Wednesday, May 14, 2008

Bootloader v0 release and maybe boards for sale

I am considering selling the extra boards that I have right now. I have 15 boards that I have not soldered on, etc. I am thinking about selling these boards for $40 (fully assembled and tested). If you wanted the programmer board with a cable, that would probably be another $10. I haven't been able to successfully write a programmer program because my parallel port is messed up. I have one I think works, but I would have to either get another parallel port (not too expensive) or else let somebody else try it. If anyone would be interested in purchasing a board, I plan on burning in a bootloader program previous to shipping the board, which uses the RS-232 port to upload user programs. Please leave comments if you'd be interested in a board so I can gauge response to see if it's worth ordering the extra parts.

The on-chip bootloader is written in assembly (yuck) and lives in the highest page of flash (starts at address 0x3E00). It uses the UART to communicate to the program that was written for the PC in C# to get its data. The program was written with the potential to be expanded, but that framework hasn't been developed yet in order to get it done quickly.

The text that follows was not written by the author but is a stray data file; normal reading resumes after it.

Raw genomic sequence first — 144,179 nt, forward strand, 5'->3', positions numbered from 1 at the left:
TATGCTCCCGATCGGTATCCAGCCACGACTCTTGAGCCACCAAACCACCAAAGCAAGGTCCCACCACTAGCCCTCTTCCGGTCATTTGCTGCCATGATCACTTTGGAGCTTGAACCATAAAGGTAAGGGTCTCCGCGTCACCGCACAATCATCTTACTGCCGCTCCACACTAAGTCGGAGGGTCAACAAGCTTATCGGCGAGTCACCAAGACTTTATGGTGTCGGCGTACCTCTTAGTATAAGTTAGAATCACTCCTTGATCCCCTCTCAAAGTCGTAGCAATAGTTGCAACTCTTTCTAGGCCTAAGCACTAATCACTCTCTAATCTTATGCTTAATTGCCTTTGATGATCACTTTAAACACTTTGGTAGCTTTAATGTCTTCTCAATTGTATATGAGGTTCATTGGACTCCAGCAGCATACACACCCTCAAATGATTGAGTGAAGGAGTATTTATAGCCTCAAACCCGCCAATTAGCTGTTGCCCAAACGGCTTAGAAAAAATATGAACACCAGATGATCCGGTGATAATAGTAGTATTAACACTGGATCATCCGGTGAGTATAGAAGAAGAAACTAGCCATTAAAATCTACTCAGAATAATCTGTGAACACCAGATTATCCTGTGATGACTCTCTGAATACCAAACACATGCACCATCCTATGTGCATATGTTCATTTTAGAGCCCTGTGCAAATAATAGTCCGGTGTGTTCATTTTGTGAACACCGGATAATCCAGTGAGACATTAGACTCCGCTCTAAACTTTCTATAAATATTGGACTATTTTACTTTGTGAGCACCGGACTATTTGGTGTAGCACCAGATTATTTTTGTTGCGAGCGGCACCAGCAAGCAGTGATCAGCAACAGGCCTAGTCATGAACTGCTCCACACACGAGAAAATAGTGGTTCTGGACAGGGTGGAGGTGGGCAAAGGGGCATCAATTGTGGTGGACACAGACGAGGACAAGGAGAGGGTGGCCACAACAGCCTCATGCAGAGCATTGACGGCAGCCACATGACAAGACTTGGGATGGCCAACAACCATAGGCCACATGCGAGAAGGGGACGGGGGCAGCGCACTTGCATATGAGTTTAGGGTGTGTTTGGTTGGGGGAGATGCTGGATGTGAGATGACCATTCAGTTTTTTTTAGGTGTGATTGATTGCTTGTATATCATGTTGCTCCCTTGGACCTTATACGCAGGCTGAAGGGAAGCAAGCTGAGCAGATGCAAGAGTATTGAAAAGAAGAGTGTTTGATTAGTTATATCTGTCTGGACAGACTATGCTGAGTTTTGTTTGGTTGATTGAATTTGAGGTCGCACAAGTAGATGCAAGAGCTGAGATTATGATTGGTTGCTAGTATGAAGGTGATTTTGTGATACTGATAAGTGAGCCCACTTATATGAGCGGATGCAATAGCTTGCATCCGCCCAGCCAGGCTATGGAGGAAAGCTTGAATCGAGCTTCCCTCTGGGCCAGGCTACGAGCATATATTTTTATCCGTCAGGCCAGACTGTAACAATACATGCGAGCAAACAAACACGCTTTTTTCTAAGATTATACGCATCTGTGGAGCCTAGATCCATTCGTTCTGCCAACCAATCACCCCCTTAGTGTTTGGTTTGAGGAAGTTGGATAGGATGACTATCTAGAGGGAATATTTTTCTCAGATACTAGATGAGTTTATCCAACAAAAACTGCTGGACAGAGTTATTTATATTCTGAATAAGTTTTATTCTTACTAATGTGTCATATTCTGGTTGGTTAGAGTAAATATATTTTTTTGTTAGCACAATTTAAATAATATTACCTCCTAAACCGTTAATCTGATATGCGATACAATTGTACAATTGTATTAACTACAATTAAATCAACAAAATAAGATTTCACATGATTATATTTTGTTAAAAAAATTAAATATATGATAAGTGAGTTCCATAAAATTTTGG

The only rub with using the bootloader is that, unless you can time hitting the RESET button really well, you need to add a green-wire fix to allow the RTS line from the RS-232 port to control the RESET pin on the nRF24LU1. This is relatively easy, and I will put up a schematic and pictures if anybody were to need it.

On-Chip Bootloader
The bootloader was written to be compiled with AS31, which can be downloaded (with a special version of SDCC) here. The link to the .zip file containing the makefile, asm source file, and compiled hex file can be found here.

PC-Side Bootloader
The bootloader program on the PC-side was written in C# for Windows (Linux guys are on their own). This version was written with Visual Studio 2005 Professional, but it can also be compiled using Visual C# 2008 Express, which is a free download from here. The link to the .zip file containing the C# project, source files, and executable file can be found here.

Edit: I now have nRF24LU1 breakout boards for sale at!

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